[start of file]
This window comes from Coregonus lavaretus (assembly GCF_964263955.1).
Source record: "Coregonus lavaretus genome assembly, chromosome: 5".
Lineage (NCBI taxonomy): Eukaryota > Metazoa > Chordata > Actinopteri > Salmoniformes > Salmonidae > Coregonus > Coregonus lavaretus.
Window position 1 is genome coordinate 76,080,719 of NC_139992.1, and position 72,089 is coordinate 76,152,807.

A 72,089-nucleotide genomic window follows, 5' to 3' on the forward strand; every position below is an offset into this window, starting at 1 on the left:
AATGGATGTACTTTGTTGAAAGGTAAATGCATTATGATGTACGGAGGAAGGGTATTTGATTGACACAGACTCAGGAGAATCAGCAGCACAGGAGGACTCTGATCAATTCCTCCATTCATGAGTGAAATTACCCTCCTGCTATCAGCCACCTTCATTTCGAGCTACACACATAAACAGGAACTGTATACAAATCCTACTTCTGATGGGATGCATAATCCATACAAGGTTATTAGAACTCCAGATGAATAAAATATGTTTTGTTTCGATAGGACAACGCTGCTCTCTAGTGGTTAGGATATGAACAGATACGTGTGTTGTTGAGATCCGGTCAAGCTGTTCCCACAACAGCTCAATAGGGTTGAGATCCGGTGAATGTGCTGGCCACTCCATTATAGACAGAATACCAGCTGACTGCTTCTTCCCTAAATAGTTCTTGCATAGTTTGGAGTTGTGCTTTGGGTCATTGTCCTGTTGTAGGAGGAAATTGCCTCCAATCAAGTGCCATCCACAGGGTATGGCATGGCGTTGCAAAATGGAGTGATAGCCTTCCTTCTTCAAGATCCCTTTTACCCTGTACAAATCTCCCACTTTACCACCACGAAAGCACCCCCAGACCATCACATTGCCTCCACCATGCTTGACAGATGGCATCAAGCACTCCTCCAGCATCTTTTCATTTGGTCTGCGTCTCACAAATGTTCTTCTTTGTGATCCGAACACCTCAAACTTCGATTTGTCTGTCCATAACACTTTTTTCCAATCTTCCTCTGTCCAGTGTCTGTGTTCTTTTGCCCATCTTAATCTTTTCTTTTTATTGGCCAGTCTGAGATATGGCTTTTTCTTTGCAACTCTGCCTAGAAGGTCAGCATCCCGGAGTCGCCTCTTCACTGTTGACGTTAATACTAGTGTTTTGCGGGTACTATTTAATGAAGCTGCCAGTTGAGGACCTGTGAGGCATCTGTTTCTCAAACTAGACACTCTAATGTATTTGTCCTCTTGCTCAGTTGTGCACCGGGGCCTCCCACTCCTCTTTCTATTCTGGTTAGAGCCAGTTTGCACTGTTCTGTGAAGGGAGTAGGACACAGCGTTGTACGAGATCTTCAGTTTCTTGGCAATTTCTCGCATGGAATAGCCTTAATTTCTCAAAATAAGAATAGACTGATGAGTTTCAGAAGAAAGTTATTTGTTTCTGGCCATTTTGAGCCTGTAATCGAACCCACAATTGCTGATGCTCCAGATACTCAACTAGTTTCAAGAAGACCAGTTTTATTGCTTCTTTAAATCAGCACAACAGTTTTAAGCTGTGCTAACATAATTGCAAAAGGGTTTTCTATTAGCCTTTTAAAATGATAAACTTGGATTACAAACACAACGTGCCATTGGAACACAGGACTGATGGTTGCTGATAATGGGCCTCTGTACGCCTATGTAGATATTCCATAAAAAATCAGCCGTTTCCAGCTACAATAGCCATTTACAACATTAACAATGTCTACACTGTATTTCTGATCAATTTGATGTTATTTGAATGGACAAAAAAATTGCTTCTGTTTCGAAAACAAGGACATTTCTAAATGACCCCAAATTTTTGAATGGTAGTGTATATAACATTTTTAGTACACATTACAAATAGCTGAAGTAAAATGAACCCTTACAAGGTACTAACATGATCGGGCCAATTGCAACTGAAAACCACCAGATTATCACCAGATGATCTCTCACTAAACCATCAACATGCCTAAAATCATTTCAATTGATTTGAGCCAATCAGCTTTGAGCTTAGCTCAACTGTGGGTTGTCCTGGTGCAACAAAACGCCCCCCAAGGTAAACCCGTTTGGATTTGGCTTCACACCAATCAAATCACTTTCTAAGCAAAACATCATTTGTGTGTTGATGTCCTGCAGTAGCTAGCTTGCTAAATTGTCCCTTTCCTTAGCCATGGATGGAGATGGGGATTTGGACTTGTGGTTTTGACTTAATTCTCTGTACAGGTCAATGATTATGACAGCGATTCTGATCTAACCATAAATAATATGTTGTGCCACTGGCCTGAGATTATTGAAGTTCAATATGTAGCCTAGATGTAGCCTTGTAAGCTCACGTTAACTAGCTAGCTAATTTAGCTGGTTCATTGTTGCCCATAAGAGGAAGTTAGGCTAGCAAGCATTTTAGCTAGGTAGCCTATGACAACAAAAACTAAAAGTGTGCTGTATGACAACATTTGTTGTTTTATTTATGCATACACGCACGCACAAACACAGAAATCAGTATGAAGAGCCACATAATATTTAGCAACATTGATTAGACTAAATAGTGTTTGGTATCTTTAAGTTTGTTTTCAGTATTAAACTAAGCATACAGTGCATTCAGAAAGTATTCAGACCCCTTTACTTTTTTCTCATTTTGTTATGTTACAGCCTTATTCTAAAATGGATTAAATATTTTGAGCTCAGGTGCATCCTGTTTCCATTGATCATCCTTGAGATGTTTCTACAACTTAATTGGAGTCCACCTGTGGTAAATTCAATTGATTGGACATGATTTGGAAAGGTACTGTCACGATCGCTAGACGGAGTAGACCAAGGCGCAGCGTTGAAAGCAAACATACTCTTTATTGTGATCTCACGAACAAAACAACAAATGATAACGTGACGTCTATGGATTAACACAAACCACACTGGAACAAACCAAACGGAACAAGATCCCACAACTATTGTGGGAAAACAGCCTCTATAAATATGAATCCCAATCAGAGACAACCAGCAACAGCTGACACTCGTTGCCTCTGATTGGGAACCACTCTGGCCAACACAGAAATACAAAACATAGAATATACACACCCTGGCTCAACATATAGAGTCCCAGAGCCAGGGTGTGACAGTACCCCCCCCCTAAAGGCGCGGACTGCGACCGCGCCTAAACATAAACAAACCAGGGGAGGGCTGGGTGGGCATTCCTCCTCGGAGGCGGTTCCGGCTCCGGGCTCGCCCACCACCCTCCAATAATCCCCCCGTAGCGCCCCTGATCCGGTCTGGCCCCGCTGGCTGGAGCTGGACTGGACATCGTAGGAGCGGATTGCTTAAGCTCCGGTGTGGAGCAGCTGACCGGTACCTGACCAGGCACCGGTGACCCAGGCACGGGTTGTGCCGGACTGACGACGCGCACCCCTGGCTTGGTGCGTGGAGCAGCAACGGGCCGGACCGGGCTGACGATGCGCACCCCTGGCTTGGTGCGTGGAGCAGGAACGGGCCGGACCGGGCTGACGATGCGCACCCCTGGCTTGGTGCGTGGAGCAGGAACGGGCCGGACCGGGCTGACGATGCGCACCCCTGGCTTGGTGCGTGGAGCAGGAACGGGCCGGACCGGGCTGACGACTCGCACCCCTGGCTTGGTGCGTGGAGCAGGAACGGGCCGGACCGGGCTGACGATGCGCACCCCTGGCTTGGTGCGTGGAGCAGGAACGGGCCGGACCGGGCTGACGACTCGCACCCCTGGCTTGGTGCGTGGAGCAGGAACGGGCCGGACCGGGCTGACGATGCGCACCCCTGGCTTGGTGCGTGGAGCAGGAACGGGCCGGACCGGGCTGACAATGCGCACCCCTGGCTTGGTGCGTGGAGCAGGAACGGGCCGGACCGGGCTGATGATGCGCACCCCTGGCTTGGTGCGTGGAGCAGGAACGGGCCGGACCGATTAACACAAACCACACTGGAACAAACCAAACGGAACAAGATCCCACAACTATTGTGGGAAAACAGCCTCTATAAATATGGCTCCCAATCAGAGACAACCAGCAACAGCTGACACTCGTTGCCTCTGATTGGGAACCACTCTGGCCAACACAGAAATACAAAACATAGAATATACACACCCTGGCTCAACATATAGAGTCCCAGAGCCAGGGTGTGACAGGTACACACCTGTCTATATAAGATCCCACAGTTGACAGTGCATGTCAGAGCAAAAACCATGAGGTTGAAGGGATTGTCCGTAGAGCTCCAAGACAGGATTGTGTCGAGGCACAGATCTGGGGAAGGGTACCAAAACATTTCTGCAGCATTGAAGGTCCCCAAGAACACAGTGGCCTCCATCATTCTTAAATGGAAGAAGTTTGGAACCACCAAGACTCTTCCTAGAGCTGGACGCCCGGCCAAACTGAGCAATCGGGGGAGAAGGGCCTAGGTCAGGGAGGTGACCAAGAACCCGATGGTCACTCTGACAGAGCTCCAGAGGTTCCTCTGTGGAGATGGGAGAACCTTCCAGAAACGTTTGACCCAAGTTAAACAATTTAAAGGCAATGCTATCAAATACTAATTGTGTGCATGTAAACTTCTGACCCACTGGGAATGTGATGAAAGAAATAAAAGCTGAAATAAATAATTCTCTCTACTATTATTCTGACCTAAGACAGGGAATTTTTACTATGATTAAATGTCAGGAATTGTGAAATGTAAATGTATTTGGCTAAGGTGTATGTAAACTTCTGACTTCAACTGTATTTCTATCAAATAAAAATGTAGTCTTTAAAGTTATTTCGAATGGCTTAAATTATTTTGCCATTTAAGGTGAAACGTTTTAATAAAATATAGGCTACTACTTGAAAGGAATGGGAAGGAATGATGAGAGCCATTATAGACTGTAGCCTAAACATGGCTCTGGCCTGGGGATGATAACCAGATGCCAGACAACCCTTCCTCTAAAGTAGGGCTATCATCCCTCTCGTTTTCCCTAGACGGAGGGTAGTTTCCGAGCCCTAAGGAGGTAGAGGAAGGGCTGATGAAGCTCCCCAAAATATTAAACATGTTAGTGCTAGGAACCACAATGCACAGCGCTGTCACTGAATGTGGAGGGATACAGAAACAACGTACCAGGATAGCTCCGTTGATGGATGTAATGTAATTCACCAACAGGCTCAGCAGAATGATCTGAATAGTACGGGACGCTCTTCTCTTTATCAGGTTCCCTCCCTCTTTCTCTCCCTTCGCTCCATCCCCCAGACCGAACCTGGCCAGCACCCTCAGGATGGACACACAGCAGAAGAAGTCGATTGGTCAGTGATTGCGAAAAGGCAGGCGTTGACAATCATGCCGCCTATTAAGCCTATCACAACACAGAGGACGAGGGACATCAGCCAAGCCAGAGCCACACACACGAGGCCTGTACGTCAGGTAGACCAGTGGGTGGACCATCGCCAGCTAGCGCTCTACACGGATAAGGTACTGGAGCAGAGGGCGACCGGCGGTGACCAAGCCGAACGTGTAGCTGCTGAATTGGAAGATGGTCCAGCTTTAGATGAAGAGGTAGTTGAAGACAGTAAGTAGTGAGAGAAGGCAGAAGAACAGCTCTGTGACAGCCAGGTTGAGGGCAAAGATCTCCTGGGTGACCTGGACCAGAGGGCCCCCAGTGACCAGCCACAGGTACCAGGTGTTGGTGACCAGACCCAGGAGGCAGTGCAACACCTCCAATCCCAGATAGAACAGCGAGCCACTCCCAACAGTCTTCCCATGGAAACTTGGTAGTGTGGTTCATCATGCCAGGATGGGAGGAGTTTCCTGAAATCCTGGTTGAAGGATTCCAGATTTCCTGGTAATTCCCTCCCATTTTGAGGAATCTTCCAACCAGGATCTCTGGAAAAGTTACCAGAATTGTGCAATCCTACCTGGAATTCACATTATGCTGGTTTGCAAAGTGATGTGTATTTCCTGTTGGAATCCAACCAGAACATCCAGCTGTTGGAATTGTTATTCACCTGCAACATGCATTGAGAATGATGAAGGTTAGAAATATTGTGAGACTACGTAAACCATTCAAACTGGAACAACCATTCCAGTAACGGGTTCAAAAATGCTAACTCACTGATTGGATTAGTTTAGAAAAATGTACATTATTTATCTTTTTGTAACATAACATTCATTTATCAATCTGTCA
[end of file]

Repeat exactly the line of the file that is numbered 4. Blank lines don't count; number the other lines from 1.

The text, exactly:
Window position 1 is genome coordinate 76,080,719 of NC_139992.1, and position 72,089 is coordinate 76,152,807.